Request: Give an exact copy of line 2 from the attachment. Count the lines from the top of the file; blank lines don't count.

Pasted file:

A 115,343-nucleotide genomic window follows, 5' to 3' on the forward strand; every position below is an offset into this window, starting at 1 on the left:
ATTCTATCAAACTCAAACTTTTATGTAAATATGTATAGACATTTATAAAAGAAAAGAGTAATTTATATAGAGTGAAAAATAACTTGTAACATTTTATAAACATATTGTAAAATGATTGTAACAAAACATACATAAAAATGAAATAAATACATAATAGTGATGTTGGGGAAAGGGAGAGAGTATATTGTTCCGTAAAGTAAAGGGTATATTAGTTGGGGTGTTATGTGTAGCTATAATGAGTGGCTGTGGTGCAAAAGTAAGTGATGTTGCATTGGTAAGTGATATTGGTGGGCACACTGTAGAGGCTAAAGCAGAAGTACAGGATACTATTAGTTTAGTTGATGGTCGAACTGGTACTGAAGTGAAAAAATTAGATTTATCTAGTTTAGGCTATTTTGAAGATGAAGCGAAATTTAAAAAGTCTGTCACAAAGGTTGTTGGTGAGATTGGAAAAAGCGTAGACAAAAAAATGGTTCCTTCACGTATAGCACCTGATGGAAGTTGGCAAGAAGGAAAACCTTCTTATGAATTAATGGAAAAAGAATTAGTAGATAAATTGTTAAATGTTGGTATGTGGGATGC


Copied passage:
ATTCTATCAAACTCAAACTTTTATGTAAATATGTATAGACATTTATAAAAGAAAAGAGTAATTTATATAGAGTGAAAAATAACTTGTAACATTTTATAAACATATTGTAAAATGATTGTAACAAAACATACATAAAAATGAAATAAATACATAATAGTGATGTTGGGGAAAGGGAGAGAGTATATTGTTCCGTAAAGTAAAGGGTATATTAGTTGGGGTGTTATGTGTAGCTATAATGAGTGGCTGTGGTGCAAAAGTAAGTGATGTTGCATTGGTAAGTGATATTGGTGGGCACACTGTAGAGGCTAAAGCAGAAGTACAGGATACTATTAGTTTAGTTGATGGTCGAACTGGTACTGAAGTGAAAAAATTAGATTTATCTAGTTTAGGCTATTTTGAAGATGAAGCGAAATTTAAAAAGTCTGTCACAAAGGTTGTTGGTGAGATTGGAAAAAGCGTAGACAAAAAAATGGTTCCTTCACGTATAGCACCTGATGGAAGTTGGCAAGAAGGAAAACCTTCTTATGAATTAATGGAAAAAGAATTAGTAGATAAATTGTTAAATGTTGGTATGTGGGATGC